Nevertheless, the question goes to the efficacy of policy on both the monetary and fiscal side. How effective are various policies in dealing with financial and political stability, closing gaps in income inequality within countries, in maintaining low levels of inflation over the medium term and in helping the economy close output gaps and reach full employment? We simply don’t know – especially in the aftermath of a pandemic when the new normal may be very different to the old normal.
The IMF, for their part, say:
The targeting of measures must be improved and tailored to countries’ administrative capacity so that fiscal support can be maintained for the duration of the crisis—considering an uncertain and uneven recovery. Given the low-interest environment, a synchronized green public investment push by countries with fiscal space can foster global growth.
One last note here: The Fed seems to have changed. When you listen to Fed Chairman Jay Powell, in the wake of the pandemic, he shows a lot of concern about lower income workers. It appears there is a shift in thinking at the Fed regarding income inequality and the Fed’s role in fostering it by snuffing out recoveries.
In the past four decades, the Fed has been quick to move preemptively against inflation when they saw signs of wage gains because the y believed that there was a floor on unemployment that would make inflation accelerate and spiral out of control. They no longer believe in this. Now, they want to wait until they see the whites of inflation’s eyes because employment has de facto moved to the Fed’s primary mandate, with inflation taking a back seat.
How long the Fed stays in this mode remains to be seen, however.
The four horsemen of this cyclical bull market rally
Now we get to the market part! About six years, I wrote a post I called “The four horsemen of this cyclical bull market rally“. And I was thinking about this as an analogue to the 2008 post I referenced above. I summed up the mental model this way:
- In the short-to-medium term profit margins can rise or fall due to factors like operating leverage or cost-cutting.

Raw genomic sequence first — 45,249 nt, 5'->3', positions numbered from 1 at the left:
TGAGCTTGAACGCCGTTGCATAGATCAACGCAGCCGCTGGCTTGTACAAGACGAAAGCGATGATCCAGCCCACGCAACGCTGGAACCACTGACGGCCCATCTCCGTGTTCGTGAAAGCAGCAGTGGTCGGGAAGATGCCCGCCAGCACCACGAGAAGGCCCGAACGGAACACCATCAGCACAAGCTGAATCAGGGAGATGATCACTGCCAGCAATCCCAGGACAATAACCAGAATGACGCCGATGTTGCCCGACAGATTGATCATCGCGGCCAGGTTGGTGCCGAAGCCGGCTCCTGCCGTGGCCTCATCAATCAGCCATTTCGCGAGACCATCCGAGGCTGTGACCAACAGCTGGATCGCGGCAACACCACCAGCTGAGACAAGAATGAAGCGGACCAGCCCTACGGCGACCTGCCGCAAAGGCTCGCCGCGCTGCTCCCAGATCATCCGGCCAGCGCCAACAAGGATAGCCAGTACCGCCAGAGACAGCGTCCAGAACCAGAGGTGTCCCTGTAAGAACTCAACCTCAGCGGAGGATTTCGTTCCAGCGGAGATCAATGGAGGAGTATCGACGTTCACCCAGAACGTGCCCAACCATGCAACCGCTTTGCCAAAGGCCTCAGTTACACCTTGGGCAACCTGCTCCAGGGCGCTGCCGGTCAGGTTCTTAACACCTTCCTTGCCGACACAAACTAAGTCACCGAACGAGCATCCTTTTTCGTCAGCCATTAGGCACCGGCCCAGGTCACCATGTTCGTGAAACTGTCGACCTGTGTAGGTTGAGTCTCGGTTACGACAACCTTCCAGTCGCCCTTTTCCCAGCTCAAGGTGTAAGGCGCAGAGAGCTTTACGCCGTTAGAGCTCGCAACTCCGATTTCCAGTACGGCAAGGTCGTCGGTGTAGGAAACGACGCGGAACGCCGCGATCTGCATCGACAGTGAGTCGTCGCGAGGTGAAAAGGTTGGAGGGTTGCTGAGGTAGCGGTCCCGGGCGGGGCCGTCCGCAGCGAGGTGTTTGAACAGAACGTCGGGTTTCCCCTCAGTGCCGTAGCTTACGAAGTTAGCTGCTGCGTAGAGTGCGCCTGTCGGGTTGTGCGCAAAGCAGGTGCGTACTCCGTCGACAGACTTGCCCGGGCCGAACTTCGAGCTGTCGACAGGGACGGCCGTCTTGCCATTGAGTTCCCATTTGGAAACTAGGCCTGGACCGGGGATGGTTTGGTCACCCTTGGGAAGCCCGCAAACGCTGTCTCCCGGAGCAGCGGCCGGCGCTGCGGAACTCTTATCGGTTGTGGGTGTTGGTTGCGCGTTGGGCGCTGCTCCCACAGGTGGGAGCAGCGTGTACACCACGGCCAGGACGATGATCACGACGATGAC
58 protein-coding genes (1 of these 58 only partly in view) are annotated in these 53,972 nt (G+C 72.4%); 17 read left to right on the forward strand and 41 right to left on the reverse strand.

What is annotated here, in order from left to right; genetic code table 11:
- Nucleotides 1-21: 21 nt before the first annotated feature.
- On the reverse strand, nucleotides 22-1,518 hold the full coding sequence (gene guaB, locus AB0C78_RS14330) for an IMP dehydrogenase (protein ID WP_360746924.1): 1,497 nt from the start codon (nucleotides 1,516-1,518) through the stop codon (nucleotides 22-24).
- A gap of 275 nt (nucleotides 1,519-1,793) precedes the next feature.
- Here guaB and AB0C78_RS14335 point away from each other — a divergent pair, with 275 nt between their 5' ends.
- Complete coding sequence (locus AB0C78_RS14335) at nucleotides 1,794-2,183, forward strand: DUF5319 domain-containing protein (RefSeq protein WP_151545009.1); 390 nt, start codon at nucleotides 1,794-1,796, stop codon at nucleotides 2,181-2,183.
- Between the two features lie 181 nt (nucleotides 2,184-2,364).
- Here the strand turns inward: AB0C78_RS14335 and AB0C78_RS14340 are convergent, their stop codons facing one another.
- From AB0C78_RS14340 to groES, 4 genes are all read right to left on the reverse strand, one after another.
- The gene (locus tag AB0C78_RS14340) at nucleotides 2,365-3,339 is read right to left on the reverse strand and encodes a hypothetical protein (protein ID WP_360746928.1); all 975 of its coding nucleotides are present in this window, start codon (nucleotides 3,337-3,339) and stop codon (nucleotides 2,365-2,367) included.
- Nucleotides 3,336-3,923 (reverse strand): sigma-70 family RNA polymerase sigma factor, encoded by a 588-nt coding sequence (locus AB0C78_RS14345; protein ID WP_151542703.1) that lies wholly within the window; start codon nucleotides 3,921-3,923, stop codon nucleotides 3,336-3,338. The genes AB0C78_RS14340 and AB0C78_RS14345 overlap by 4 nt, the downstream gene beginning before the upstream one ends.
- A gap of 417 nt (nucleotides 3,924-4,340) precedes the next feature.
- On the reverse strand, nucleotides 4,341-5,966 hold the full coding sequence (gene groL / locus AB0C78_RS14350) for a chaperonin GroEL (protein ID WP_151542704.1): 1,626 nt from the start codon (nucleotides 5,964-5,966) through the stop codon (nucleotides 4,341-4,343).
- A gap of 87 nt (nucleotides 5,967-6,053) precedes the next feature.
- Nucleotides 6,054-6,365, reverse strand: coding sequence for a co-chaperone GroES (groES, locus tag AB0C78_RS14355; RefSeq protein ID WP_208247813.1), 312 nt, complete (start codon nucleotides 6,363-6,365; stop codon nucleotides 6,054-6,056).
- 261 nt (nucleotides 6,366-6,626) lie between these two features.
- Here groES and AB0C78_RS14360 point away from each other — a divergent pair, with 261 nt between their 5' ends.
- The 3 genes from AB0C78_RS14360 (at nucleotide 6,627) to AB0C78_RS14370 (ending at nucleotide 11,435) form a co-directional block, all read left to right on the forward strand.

- However, over the long-term, profit margins are relatively stable and mean-reverting such that the driving force behind share performance is sales growth.
- In terms of share price, three other factors come into play that can boost prices over the short-to-medium term. One is the business cycle, which we can see from the ebb and flow of sales growth in the chart above. The other two factors are the other two horsemen I identified, share buybacks and multiple expansion.
- Over the long-term, the business cycle won’t matter. But share buybacks and multiple expansion can add to EPS growth and share price growth for far longer than one business cycle, as the last 35 years have demonstrated
How would I re-frame this now though?
I think the first point on the variability of profit margins stays the same. The second point is questionable though. I know Jeremy Grantham’s outfit GMO have done some work on this. But, without reading their work and having interviewed two of their deep thinkers, Matt Kadnar and Ben Inker, there are two variables I am thinking about here. One is the labor share of income. And that has diminished, seemingly durably.
That means fatter profit margins. The question is whether the policy paradigm shift toward fiscal and the Fed’s willingness to prioritize employment over inflation changes that. And we don’t know how corporate tax policy changes that either.